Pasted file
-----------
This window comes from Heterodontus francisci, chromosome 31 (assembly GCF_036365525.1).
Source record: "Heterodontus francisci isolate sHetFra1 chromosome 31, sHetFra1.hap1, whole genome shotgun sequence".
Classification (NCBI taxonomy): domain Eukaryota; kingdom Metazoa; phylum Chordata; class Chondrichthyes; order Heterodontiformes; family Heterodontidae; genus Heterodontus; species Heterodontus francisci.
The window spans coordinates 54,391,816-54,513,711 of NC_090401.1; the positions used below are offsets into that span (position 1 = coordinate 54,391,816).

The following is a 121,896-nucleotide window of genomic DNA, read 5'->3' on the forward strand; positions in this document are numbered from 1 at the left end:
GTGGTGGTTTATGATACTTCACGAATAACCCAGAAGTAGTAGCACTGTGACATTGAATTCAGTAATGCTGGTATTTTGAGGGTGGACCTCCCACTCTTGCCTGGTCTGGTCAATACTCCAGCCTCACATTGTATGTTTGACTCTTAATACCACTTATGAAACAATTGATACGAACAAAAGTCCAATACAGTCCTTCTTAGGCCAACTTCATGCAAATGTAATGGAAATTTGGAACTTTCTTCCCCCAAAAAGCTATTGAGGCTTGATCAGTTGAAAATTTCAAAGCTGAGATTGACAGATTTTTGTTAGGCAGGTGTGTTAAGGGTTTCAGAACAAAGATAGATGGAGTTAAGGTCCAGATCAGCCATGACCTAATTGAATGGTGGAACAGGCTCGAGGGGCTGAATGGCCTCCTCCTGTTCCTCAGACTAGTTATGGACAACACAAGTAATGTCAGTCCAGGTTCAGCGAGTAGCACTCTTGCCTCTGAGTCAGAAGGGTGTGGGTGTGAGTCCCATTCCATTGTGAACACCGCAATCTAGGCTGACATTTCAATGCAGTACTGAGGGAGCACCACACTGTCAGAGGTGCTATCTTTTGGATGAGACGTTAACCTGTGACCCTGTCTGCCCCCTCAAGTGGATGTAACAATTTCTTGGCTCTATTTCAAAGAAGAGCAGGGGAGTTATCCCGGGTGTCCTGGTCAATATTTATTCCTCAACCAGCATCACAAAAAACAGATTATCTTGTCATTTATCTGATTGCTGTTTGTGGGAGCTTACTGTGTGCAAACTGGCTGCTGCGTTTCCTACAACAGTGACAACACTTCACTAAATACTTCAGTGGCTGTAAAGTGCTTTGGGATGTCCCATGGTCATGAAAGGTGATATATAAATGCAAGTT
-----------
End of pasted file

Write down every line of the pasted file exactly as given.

This window comes from Heterodontus francisci, chromosome 31 (assembly GCF_036365525.1).
Source record: "Heterodontus francisci isolate sHetFra1 chromosome 31, sHetFra1.hap1, whole genome shotgun sequence".
Classification (NCBI taxonomy): domain Eukaryota; kingdom Metazoa; phylum Chordata; class Chondrichthyes; order Heterodontiformes; family Heterodontidae; genus Heterodontus; species Heterodontus francisci.
The window spans coordinates 54,391,816-54,513,711 of NC_090401.1; the positions used below are offsets into that span (position 1 = coordinate 54,391,816).

The following is a 121,896-nucleotide window of genomic DNA, read 5'->3' on the forward strand; positions in this document are numbered from 1 at the left end:
GTGGTGGTTTATGATACTTCACGAATAACCCAGAAGTAGTAGCACTGTGACATTGAATTCAGTAATGCTGGTATTTTGAGGGTGGACCTCCCACTCTTGCCTGGTCTGGTCAATACTCCAGCCTCACATTGTATGTTTGACTCTTAATACCACTTATGAAACAATTGATACGAACAAAAGTCCAATACAGTCCTTCTTAGGCCAACTTCATGCAAATGTAATGGAAATTTGGAACTTTCTTCCCCCAAAAAGCTATTGAGGCTTGATCAGTTGAAAATTTCAAAGCTGAGATTGACAGATTTTTGTTAGGCAGGTGTGTTAAGGGTTTCAGAACAAAGATAGATGGAGTTAAGGTCCAGATCAGCCATGACCTAATTGAATGGTGGAACAGGCTCGAGGGGCTGAATGGCCTCCTCCTGTTCCTCAGACTAGTTATGGACAACACAAGTAATGTCAGTCCAGGTTCAGCGAGTAGCACTCTTGCCTCTGAGTCAGAAGGGTGTGGGTGTGAGTCCCATTCCATTGTGAACACCGCAATCTAGGCTGACATTTCAATGCAGTACTGAGGGAGCACCACACTGTCAGAGGTGCTATCTTTTGGATGAGACGTTAACCTGTGACCCTGTCTGCCCCCTCAAGTGGATGTAACAATTTCTTGGCTCTATTTCAAAGAAGAGCAGGGGAGTTATCCCGGGTGTCCTGGTCAATATTTATTCCTCAACCAGCATCACAAAAAACAGATTATCTTGTCATTTATCTGATTGCTGTTTGTGGGAGCTTACTGTGTGCAAACTGGCTGCTGCGTTTCCTACAACAGTGACAACACTTCACTAAATACTTCAGTGGCTGTAAAGTGCTTTGGGATGTCCCATGGTCATGAAAGGTGATATATAAATGCAAGTT